Yeah, I’m really put off, too, when someone says, “you just have to read this.” But, if you’re leading the church in any capacity and especially if you are an idealistic young (or, not so young) church planter or minister, this book is a gem.
I wish someone would have pointed me to it back in 1994, when it was first published. Of course, at that time I probably wouldn’t have thought it that helpful. After all, I had my Bible and the Holy Spirit living inside of me. I was part of a young, growing movement of Christians, multiplying and establishing on-fire churches and ministries. We had identified and avoided most of the pitfalls those who went before us had fallen into, right? Wrong.
What I didn’t know was that my greatest challenges lay in the future and one ounce of oversight and mentoring from seasoned leaders would prove to be worth a pound of youthful zeal and optimism. And, that should be an indicator of how helpful this book can be. You see, in my first decade of leadership or formal ministry, I had only experienced church problems in the areas of divorce, remarriage, infidelity, mental illness, doctrinal differences and conflict. The hard stuff would come later: down the road and around a few curves. I didn’t come across this gem until late in the game, so the book filled the role of a seasoned investigator arriving at the scene of an accident — it either confirmed hunches or revealed what had probably been going on behind the scene of the wrecks we witnessed or had been involved in.
You can usually find a copy of Well-Intentioned Dragons (WID) for as little as $6. There is a second, expanded edition out now: Ministering to Problem People in Your Church: What to Do With Well-Intentioned Dragons. The book is a primer on the kinds of challenging people you will encounter in the church, with thoughts on how to respond to their behavior from a Biblical framework, learned and applied over years of pastoral experience. The author, Marshall Shelley, provides real-life stories from a lifetime of ministry, as well as interviews and accounts from others on the frontline. He follows up each one with concise analysis and suggestions for what the leader coulda, shoulda or woulda done, in order to avoid or navigate the scenario in a godly way, always with the Gospel in view.
As is often the case, the commander-in-chief, Satan, and his minions on the other side of our Spiritual battles are not very original, so I have seen many of these scenarios played out in person. I think you’ll recognize a few, yourself. This is the first of a number of posts, which will reference WID, so I think it’s important to begin on a positive and cautionary note from Shelley himself:
Dragons, of course, are fictional beasts… they only exist in the imagination. But, there are dragons of a different sort, decidedly real. In most cases, though not always, they do not intend to be sinister; in fact, they’re usually quite friendly. But their charm belies their power to destroy… they are often sincere, well-meaning saints, but they leave ulcers, strained relationships, and hard feelings in their wake. They don’t consider themselves difficult people. They don’t sit up nights thinking of ways to be nasty… but for some reason, they undermine the ministry of the church. They are not naturally rebellious or pathological; they are loyal church members, convinced they’re serving God, but they wind up doing more harm than good. They can drive pastors crazy… or out of the church. Some dragons are openly critical. They are the ones who accuse you of being (pick one) too spiritual, not spiritual enough, too dominant, too laid back, too narrow, too loose, too structured, too disorganized, or ulterior in your motives.1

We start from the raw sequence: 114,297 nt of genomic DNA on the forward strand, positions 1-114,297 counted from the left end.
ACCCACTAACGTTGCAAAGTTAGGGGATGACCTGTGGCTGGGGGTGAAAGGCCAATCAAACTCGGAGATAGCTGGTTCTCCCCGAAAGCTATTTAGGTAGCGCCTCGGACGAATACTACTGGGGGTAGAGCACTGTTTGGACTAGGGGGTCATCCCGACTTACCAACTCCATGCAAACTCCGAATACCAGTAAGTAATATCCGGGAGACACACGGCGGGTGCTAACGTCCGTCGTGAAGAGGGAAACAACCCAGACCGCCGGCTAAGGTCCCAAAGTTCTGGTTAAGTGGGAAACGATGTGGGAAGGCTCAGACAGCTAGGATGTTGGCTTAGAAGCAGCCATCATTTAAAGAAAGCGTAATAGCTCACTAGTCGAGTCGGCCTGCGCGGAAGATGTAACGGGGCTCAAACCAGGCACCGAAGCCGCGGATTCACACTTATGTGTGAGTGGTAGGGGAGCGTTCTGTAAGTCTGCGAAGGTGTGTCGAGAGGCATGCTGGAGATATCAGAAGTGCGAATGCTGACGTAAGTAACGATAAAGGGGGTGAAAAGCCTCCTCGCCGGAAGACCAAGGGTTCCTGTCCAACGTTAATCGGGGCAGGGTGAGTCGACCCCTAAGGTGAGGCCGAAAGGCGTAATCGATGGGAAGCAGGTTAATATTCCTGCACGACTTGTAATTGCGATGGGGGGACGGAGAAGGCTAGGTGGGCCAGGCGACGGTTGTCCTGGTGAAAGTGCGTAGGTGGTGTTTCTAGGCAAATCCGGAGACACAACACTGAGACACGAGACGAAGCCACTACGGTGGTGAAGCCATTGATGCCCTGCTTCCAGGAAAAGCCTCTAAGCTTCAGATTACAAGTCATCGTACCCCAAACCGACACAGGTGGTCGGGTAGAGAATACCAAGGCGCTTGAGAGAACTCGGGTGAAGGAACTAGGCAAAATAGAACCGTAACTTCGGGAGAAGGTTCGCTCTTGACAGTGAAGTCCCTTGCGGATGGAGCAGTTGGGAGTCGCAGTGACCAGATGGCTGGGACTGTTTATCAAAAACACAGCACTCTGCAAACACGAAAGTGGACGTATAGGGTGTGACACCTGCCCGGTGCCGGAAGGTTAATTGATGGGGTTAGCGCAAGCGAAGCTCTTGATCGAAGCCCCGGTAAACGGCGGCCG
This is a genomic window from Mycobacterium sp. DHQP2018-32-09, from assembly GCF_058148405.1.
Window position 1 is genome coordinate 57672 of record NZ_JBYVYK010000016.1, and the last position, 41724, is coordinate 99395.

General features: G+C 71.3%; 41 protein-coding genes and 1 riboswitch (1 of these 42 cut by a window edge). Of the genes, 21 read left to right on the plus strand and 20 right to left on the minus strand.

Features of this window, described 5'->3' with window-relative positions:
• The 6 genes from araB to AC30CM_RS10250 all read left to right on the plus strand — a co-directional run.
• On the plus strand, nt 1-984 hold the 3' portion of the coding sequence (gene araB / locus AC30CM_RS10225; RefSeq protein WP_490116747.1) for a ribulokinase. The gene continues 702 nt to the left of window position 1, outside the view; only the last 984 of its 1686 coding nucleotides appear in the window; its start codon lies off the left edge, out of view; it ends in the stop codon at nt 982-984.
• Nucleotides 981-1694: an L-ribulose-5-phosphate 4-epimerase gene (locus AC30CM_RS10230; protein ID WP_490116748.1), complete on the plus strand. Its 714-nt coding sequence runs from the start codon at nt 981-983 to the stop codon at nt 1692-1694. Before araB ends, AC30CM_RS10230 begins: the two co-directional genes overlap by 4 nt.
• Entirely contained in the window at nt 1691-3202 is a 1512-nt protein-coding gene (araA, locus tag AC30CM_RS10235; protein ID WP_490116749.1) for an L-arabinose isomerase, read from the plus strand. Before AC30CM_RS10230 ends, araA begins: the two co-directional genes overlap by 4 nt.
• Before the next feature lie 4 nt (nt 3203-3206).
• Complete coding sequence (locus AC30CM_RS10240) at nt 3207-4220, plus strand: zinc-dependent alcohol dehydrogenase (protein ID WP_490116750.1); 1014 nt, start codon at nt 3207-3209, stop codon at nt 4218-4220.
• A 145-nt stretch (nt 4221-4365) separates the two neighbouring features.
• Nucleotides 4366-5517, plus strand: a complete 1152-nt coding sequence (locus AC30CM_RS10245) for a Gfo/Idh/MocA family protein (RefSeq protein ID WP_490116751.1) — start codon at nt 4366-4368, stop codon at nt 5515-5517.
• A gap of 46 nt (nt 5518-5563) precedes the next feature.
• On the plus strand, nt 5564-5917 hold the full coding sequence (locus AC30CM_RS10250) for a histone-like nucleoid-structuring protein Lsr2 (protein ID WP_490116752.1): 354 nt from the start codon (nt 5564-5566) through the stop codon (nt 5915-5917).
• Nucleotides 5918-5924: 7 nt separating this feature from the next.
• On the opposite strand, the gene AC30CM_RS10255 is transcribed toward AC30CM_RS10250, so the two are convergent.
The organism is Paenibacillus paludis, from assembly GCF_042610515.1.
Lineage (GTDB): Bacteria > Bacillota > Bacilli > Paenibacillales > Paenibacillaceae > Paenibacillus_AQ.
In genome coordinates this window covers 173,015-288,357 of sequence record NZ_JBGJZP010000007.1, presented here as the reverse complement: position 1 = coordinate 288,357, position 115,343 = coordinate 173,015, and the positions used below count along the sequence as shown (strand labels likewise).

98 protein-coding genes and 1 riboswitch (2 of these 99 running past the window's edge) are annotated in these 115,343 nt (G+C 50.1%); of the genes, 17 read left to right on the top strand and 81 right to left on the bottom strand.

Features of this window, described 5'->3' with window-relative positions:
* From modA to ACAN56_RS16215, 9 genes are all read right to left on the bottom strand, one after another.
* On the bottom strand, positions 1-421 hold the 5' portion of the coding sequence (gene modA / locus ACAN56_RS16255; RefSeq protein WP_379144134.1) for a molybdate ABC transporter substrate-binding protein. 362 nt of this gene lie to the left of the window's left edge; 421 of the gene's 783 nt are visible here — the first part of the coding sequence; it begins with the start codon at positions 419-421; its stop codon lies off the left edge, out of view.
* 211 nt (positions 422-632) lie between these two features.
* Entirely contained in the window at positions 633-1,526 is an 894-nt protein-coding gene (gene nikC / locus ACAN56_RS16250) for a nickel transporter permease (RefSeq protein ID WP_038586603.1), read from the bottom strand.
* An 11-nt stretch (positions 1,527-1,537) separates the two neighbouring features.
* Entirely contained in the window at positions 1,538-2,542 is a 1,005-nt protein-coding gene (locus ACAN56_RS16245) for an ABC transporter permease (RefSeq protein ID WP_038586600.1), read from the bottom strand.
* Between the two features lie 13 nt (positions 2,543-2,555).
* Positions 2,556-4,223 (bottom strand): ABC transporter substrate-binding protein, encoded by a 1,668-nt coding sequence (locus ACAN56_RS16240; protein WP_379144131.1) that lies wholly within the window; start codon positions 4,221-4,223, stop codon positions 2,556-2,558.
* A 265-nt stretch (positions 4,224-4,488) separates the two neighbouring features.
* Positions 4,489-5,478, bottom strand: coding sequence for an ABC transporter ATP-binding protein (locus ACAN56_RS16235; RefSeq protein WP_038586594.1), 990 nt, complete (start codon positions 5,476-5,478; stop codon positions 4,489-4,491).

This is where I’d like to begin with WID: problem people in the church don’t generally try to be difficult or divisive or destructive. For the most part, the trouble they cause flows from a real, deep concern for Christ and His church. They love the Gospel and what Jesus did for them at the cross. They experience the transforming work of the Holy Spirit in their lives. They are on mission and can be some of the most fruitful disciple-makers. Paul’s words to the Christians at Ephesus are absolutely spot on:
Finally, be strong in the Lord and in the strength of his might. Put on the whole armor of God, that you may be able to stand against the schemes of the devil. For we do not wrestle against flesh and blood, but against the rulers, against the authorities, against the cosmic powers over this present darkness, against the spiritual forces of evil in the heavenly places. (Ephesians 6:10–12 ESV)
The well-intentioned miscreants in our midst are flesh and blood – they are people, not the enemy, and we are not to wrestle against them. If we lose sight of that fact, they become foes to be vanquished rather than brothers and sisters to be won through love, patience and forbearance — and, in some cases, discipline.
Charles Spurgeon, who had seen his share of dragons, reminds us in his winsome way:
The most useful members of a church are usually those who would be doing harm if they were not doing good.
And, this is one reason I’m so high on this book. Shelley takes his reader beyond the place I would tend to dwell: downerville. So, there are problem people in the church? I tend towards pessimism (and, for good reason!) But, the Bible and Shelley stand firm to remind me that the Gospel brings transformation. You and I do not have that power, but we do have a calling on our lives to faith and faithfulness in living and loving within our community: the church. This is especially true of leaders. This book will help us to fulfill that call.
- 1994, Well-Intentiond Dragons: Ministering to Problem People in the Church: Minneapolis, Bethany House Publishers [↩]